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Instruitur, mediisque parant convivia tectis :
Aeneas, neque enim patrius consistere mentem
638.] Mediis tectis' is explained by sistere in aliquo." See on 2. 163, which is domus interior.'
not parallel. 639.] ‘Arte laboratae’ is the predicate. 647.] Comp. 7. 243, “ Dat tibi praeterea • The coverlets were embroidered and of Fortunae parva prioris Munera, reliquias princely purple : on the table was spread Troia ex ardente receptas.” Pergameis massy silver plate, and vessels of gold erepte ruinis” 3. 476. chased with legends.' · Vestes' for “stra 648.] • Pallam.' It is difficult to exgulae vestes," as in Lucr. 2. 36 &c. Ostro tract a consistent view from the two artisuperbo,' abl. of the material.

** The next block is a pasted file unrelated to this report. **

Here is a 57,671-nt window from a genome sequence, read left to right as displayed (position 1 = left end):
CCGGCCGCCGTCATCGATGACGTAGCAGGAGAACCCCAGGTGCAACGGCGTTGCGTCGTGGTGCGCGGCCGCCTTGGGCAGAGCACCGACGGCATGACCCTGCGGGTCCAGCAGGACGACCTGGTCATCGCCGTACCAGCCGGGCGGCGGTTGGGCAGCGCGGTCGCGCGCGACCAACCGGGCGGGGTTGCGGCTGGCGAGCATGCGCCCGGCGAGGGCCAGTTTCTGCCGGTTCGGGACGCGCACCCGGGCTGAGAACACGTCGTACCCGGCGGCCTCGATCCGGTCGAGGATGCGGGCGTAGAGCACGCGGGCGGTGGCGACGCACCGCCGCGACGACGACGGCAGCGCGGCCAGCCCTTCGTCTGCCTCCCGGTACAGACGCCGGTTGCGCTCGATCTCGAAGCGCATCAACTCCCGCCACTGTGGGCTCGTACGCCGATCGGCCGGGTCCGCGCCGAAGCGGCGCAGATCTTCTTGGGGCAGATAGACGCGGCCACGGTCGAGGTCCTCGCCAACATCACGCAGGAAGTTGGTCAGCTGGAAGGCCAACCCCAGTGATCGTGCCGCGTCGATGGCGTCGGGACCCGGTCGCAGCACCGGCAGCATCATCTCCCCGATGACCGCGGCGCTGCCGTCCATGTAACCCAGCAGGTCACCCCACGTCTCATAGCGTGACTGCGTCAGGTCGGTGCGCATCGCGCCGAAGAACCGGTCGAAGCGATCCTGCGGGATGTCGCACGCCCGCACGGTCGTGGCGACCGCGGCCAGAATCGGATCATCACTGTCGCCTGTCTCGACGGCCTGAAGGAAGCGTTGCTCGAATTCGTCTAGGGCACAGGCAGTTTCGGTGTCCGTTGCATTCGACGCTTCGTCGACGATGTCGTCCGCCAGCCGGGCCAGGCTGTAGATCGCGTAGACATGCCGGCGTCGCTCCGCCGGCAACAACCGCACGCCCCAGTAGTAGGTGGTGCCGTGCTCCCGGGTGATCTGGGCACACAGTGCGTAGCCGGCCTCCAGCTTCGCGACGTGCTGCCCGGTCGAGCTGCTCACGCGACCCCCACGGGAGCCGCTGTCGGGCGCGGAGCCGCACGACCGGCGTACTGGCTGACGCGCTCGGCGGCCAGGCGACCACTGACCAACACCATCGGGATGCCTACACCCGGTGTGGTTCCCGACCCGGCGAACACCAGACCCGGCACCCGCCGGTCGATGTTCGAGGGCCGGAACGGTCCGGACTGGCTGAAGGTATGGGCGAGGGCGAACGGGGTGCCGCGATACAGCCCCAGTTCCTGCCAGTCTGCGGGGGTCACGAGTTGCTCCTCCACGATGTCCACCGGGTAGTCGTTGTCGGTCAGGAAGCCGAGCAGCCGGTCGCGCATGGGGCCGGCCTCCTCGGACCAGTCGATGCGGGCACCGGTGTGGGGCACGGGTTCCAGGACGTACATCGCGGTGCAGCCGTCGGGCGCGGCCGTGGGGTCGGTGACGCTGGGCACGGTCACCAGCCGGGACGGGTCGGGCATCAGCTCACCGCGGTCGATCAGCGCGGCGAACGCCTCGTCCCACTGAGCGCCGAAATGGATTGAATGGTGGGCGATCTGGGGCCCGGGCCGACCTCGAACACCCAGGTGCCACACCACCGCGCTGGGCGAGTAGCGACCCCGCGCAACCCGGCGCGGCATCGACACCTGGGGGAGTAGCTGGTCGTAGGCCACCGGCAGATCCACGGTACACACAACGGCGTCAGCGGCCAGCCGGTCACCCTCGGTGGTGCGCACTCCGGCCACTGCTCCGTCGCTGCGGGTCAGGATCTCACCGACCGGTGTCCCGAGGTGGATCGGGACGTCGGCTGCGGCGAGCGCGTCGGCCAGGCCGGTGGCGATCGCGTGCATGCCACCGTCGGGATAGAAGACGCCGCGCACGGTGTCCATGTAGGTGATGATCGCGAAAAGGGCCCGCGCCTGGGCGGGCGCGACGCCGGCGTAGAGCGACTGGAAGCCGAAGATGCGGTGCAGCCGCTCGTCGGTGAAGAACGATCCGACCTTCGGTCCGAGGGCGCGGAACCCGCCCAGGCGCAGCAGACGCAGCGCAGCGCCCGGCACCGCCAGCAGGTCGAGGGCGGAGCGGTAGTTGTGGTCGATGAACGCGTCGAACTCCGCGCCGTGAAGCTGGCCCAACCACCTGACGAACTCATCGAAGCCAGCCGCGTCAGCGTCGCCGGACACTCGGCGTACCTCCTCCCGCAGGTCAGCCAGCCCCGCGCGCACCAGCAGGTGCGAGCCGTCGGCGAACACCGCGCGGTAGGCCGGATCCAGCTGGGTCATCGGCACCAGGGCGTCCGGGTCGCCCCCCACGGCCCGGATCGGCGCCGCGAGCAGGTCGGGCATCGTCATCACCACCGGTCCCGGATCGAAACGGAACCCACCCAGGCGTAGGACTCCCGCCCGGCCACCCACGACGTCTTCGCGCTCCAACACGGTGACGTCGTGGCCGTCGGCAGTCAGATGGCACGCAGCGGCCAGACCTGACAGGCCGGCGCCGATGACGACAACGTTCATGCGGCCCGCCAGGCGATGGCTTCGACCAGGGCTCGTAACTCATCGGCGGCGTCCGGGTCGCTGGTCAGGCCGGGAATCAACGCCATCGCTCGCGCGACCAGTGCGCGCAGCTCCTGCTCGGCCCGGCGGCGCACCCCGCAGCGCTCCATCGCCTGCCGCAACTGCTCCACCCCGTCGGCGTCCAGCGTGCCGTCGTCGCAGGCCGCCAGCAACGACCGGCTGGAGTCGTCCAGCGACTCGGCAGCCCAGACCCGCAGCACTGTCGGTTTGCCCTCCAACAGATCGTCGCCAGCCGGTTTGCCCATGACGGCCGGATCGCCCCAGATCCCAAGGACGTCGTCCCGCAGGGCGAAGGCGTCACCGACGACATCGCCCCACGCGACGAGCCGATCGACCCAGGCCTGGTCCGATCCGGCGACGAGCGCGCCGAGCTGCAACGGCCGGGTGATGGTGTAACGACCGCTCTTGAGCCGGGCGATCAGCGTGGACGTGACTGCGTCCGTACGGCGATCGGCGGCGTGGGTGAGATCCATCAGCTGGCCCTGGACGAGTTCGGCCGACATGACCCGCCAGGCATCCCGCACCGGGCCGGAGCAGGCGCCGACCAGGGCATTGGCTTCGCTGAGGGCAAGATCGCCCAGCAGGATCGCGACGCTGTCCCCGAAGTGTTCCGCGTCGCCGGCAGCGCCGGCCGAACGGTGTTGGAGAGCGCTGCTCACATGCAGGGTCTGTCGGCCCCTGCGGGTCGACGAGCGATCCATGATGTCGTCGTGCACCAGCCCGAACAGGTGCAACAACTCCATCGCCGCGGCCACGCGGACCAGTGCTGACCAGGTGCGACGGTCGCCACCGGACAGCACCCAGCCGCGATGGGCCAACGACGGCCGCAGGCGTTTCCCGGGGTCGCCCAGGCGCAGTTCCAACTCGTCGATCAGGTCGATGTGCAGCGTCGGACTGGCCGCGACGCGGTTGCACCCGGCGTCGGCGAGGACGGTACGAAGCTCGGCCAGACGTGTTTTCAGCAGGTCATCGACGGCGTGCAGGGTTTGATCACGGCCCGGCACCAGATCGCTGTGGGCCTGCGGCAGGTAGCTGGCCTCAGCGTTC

cles « Pallium” and “ Tunica” in the 610.] “Ingens argentum” 3. 466, as Dict. Ant., the former of which makes we speak of plate as "silver. •Ingens' “palla a poetical synonym for “palprobably includes both massiveness and lium,” the outer garment worn by both quantity. The gold seems to be plate sexes, while the latter makes “palla” as also, cups, &c.
characteristic of women
toga” of 642.] 'Antiqua’ Rom., Pal., and Gud, ori. The common opinion (comp. Forc. ginally, 'antiquae' Med., Pal., and Gud.cor.
“ Palla and Forb. on this verse) seems rected. The former, which was restored to be that “palla ” was a long garment by Heyne but ejeeted by Wagn., seems (probably a pall without sleeves) worn by slightly preferable, both on the ground of women and by persons of dignity, espe. authority and as avoiding a harsh elision. cially by the gods. For ‘signis auroque